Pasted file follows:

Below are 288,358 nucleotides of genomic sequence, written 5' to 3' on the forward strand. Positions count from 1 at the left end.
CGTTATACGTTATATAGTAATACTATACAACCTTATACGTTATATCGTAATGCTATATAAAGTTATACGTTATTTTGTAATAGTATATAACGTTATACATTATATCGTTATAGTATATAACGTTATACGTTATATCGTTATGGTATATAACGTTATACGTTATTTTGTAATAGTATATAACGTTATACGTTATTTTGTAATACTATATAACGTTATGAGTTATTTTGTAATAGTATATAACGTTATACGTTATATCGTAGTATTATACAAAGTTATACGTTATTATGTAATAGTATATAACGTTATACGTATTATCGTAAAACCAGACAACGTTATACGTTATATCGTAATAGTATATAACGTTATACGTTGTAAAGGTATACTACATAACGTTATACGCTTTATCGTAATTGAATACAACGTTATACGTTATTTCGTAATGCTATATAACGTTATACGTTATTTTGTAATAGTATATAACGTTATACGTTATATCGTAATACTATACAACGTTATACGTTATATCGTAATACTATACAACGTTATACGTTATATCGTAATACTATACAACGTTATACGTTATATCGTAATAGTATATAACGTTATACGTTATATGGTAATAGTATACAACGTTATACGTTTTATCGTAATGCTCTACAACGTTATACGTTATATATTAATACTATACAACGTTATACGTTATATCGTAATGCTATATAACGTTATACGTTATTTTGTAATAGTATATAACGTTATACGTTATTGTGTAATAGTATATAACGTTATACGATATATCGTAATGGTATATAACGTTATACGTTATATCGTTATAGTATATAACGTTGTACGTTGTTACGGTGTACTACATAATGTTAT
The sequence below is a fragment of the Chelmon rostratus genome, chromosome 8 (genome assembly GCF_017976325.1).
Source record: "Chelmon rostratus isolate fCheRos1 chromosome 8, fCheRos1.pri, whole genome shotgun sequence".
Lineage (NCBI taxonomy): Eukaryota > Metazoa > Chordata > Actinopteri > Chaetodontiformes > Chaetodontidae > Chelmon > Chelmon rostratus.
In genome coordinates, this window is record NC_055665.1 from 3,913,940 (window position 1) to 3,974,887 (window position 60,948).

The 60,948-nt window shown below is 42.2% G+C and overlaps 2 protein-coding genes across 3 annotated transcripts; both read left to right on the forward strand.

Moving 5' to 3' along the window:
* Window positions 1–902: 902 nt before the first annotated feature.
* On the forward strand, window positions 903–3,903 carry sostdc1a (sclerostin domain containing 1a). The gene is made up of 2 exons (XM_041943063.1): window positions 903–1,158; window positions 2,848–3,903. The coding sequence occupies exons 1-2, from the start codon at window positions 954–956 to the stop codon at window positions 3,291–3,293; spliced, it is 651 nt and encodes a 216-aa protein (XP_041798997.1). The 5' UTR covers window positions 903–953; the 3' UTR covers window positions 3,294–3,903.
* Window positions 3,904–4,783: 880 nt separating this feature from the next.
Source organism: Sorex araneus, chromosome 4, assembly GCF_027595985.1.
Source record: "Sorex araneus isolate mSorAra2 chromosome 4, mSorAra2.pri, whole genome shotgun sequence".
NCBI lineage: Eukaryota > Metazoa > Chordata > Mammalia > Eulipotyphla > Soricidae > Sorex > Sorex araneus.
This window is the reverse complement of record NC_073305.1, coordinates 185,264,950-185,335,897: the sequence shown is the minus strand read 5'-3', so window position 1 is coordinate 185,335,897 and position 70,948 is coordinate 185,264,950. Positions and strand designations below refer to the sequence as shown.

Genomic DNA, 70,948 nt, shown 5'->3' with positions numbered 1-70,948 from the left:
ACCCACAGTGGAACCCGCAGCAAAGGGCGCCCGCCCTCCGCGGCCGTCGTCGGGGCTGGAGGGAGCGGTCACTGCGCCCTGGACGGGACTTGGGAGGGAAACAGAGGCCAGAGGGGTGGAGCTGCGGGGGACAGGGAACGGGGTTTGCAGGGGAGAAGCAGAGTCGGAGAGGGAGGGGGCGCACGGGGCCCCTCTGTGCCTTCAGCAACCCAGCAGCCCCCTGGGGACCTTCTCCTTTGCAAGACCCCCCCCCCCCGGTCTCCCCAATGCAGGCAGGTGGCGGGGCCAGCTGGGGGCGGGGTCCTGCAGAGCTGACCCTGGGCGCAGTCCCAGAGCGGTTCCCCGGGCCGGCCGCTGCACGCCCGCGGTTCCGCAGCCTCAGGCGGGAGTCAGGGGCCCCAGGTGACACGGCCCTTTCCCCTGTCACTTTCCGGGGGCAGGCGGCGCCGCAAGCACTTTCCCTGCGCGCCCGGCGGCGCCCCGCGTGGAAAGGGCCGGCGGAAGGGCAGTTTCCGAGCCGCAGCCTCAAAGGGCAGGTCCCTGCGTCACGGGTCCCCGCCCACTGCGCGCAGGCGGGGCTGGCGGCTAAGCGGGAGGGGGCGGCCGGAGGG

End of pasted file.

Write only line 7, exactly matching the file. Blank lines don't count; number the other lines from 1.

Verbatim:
The 60,948-nt window shown below is 42.2% G+C and overlaps 2 protein-coding genes across 3 annotated transcripts; both read left to right on the forward strand.